duty of care
The latest Part of the Company and Securities Law Journal includes the following articles: “ASIC Enforcement Outcomes: Trends and Analysis” – Ian Ramsay and Miranda Webster; “Voluntary Administration Outcomes: Evidence from Listed Companies During the Financial Crisis” – Dr James Routledge. This issue also includes the following sections: Editorial; Company Law – Robert Baxt AO: “A New Penalty Regime for the Corporations Act” – Professor Bob Baxt; Directors’ Duties – Dr Rosemary Teele Langford: “Stakeholder Interests and the Duty of Care” – Dr Rosemary Teele Langford; Book Review: “Effective Company Disclosure in the Digital Age” – by Gill North – reviewed by Andrew Godwin.
The latest Part of the Company and Securities Law Journal includes the following articles: “Directors of Insolvent Trustees and Trusts: Duties and Liabilities in Respect of Beneficiaries and Trust Creditors” – Nuncio D’Angelo; “Equity Crowdfunding in Australia: How Far Have We Come and Where to Next?” – Catie Moore; and “Articulating Care, Skill and Diligence Standards for Non-executive Directors” – Thea Voogt.
The latest Part of the Tort Law Review includes the following articles: “Genetic risks, disclosure and foreseeable harm: An unanswered question after ABC v St George’s Healthcare” – Michael Fay; “Contribution rights between tortfeasors – what is the ‘same damage’?” – Victoria Stace; and “The King can still do no wrong: A critical perspective on the Crown’s private law duty of care in Canada” – Jasmine van Schouwen.
The latest Part of the Tort Law Review includes the following articles: “Vulnerability, tort and economic loss: Protection via contract” – Meghan De Pinto-Smith; “The uncertain scope of malicious prosecution: Insights from Canada” – Michael Marin; and “The price of a four-legged friend: Non-economic damage award in Australian pet litigation” – Alexandra Whittaker and Megan Vine.
The last Part for 2013 of the Australian Business Law Review includes four interesting articles. The first article is by Richard Manly SC and discusses the High Court’s reconsideration of the penalty doctrine. The second article comes from Rosemary Teele Langford who looks at the distinction between the duty of care and the duties to act bona fide in the interests of the company and for proper purposes. The third article, by The Hon J D Heydon, sets out the background to litigation in the Federal Court of Australia in which penalties are sought for contravention of the Competition and Consumer Act 2010 (Cth). The final article is by Rasiah Gengatharen and examines the acquisition of pre-encumbered personal property in the ordinary course of the seller’s business.
The last Part of Volume 33 of The Queensland Lawyer includes an article by Andreas Schloenhardt and Eloise Gluer which explores and outlines the background, evolution, and rationale of the defence of provocation, analyses its application and elements, and discusses the pros and cons of retaining, reforming, or repealing ss 268-270 of the Criminal Code (Qld). Also in this Part are the following sections: Conveyancing and Property Law, Criminal Law, Health and Guardianship Law, Tort Law, Industrial Law, Book reviews and a Report.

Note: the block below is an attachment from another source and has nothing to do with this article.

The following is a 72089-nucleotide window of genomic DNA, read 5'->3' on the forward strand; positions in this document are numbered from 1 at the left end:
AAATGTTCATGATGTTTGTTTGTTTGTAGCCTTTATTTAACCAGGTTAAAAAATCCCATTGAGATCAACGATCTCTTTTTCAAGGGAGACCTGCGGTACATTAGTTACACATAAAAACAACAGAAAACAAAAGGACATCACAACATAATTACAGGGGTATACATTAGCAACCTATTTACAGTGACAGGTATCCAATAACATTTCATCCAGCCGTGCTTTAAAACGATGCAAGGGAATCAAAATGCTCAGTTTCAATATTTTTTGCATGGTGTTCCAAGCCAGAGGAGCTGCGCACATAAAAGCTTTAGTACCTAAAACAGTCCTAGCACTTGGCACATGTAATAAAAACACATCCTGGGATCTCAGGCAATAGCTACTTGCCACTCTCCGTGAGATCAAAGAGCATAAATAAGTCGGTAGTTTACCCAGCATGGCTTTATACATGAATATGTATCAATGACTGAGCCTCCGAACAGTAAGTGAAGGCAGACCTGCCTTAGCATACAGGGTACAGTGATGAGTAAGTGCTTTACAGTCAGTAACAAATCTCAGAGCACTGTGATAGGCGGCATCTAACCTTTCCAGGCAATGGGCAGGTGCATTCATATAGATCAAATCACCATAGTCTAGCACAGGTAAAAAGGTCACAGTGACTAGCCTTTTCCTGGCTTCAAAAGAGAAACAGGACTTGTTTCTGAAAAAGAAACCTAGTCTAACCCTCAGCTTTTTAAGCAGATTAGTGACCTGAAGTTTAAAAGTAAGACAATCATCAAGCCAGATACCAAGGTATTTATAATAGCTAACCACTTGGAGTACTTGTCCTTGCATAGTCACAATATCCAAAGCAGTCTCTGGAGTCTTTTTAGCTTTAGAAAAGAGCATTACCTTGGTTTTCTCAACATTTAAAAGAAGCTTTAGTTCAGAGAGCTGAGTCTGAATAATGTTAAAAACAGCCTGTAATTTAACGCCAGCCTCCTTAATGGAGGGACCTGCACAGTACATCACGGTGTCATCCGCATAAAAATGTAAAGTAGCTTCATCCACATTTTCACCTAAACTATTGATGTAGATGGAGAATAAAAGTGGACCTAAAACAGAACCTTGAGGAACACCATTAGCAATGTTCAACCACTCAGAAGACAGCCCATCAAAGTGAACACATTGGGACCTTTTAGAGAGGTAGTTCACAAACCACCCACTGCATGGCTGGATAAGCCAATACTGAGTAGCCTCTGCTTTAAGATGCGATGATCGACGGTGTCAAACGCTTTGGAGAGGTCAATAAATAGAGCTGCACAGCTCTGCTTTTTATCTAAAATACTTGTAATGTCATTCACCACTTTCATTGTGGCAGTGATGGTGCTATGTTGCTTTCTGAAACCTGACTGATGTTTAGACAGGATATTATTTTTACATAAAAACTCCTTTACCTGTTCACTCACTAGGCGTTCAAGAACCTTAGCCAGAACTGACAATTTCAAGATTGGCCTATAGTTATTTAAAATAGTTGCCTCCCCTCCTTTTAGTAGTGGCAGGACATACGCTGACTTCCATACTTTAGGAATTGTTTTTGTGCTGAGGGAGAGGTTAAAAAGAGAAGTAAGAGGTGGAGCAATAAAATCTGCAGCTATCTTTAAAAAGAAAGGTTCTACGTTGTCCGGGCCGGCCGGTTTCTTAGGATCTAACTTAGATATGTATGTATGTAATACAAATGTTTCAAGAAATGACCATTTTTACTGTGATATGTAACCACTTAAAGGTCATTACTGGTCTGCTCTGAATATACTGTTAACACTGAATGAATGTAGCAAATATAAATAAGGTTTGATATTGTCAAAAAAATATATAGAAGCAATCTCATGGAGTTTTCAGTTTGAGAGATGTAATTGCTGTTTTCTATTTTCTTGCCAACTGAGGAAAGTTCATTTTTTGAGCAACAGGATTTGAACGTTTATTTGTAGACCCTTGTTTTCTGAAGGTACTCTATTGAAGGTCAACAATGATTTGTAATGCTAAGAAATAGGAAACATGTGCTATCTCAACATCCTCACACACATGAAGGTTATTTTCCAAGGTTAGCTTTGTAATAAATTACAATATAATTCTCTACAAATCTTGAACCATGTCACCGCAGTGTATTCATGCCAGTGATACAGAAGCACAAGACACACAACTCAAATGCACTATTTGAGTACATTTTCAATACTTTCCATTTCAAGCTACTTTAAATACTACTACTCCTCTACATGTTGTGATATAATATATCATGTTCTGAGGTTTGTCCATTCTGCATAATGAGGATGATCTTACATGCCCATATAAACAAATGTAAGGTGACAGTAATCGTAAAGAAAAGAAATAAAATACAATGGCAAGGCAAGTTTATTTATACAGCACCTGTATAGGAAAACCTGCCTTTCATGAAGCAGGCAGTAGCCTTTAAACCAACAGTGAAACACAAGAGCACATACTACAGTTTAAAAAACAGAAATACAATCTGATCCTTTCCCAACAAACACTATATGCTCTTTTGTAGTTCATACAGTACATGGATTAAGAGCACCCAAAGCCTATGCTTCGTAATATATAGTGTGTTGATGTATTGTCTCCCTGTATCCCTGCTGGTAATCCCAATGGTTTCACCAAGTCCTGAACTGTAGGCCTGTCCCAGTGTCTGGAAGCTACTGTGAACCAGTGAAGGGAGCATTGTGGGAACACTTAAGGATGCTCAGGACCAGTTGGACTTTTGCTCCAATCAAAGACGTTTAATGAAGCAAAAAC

The latest Part of The Queensland Lawyer includes the published version of a speech given by Justice Alan Wilson before the 7th Annual Government Lawyers’ Conference on 31 May 2013 on procedural fairness and modern tribunals. Also in this Part are several section notes, including Conveyancing and Property Law, Criminal Law, Health and Guardianship Law, Industrial Law, Tort Law, Book Reviews and a Report.
The latest Part of the Tort Law Review publishes three interesting articles on various aspects of tort law. The first article is by Sasha Baglay and looks at the theoretical and practical implications of recent Canadian jurisprudence on immigration-related torts. The second article comes from Alexandra Mogyoros and examines the distinction between direct and indirect acts in battery. The final article is by Jai Singh who argues that the tort defence of voluntary assumption of risk provides a simple and credible solution to the problem of vicarious immunity.
The latest Part of the Northern Territory Law Journal includes an article by George Williams AO which addresses the place of the Northern Territory under the Australian Constitution, and the status of Territorians as “secondclass citizens”.. This Part also includes an article by Patrick Bolton which considers the development and juridical basis of a doctor’s duty of care after Young v Central Australian Aboriginal Congress Inc and argues that its extension to preventable conditions is both contrary to principle and unachievable. There is also a “Current Issue” section looking at the content of double jeopardy in Crown appeals and a “Case notes” section.
The September issue of the Journal of Law and Medicine contains several interesting articles on a variety of topics within medical law. It includes articles on fetal alcohol spectrum disorder and a mother’s duty of care, regulation of nanomedical products in New Zealand, the regulation of pharmacy ownership in Australia and the ethical concerns related to young children being regenerative tissue donors. The Part also includes the regular sections, including Legal issues, Bioethical issues and Book reviews, plus much more.